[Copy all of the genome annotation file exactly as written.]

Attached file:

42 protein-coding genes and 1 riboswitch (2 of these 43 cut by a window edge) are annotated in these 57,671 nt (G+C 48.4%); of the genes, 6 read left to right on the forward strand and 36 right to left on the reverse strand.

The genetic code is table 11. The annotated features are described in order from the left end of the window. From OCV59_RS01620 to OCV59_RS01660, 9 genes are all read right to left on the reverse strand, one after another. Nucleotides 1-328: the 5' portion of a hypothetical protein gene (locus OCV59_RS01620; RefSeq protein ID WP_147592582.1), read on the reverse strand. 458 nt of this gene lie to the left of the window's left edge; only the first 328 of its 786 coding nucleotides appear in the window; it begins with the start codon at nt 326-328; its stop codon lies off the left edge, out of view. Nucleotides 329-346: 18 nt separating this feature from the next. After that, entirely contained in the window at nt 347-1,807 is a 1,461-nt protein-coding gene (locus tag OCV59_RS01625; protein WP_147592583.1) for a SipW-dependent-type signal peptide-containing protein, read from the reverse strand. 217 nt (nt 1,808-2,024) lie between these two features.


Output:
42 protein-coding genes and 1 riboswitch (2 of these 43 cut by a window edge) are annotated in these 57,671 nt (G+C 48.4%); of the genes, 6 read left to right on the forward strand and 36 right to left on the reverse strand.

The genetic code is table 11. The annotated features are described in order from the left end of the window. From OCV59_RS01620 to OCV59_RS01660, 9 genes are all read right to left on the reverse strand, one after another. Nucleotides 1-328: the 5' portion of a hypothetical protein gene (locus OCV59_RS01620; RefSeq protein ID WP_147592582.1), read on the reverse strand. 458 nt of this gene lie to the left of the window's left edge; only the first 328 of its 786 coding nucleotides appear in the window; it begins with the start codon at nt 326-328; its stop codon lies off the left edge, out of view. Nucleotides 329-346: 18 nt separating this feature from the next. After that, entirely contained in the window at nt 347-1,807 is a 1,461-nt protein-coding gene (locus tag OCV59_RS01625; protein WP_147592583.1) for a SipW-dependent-type signal peptide-containing protein, read from the reverse strand. 217 nt (nt 1,808-2,024) lie between these two features.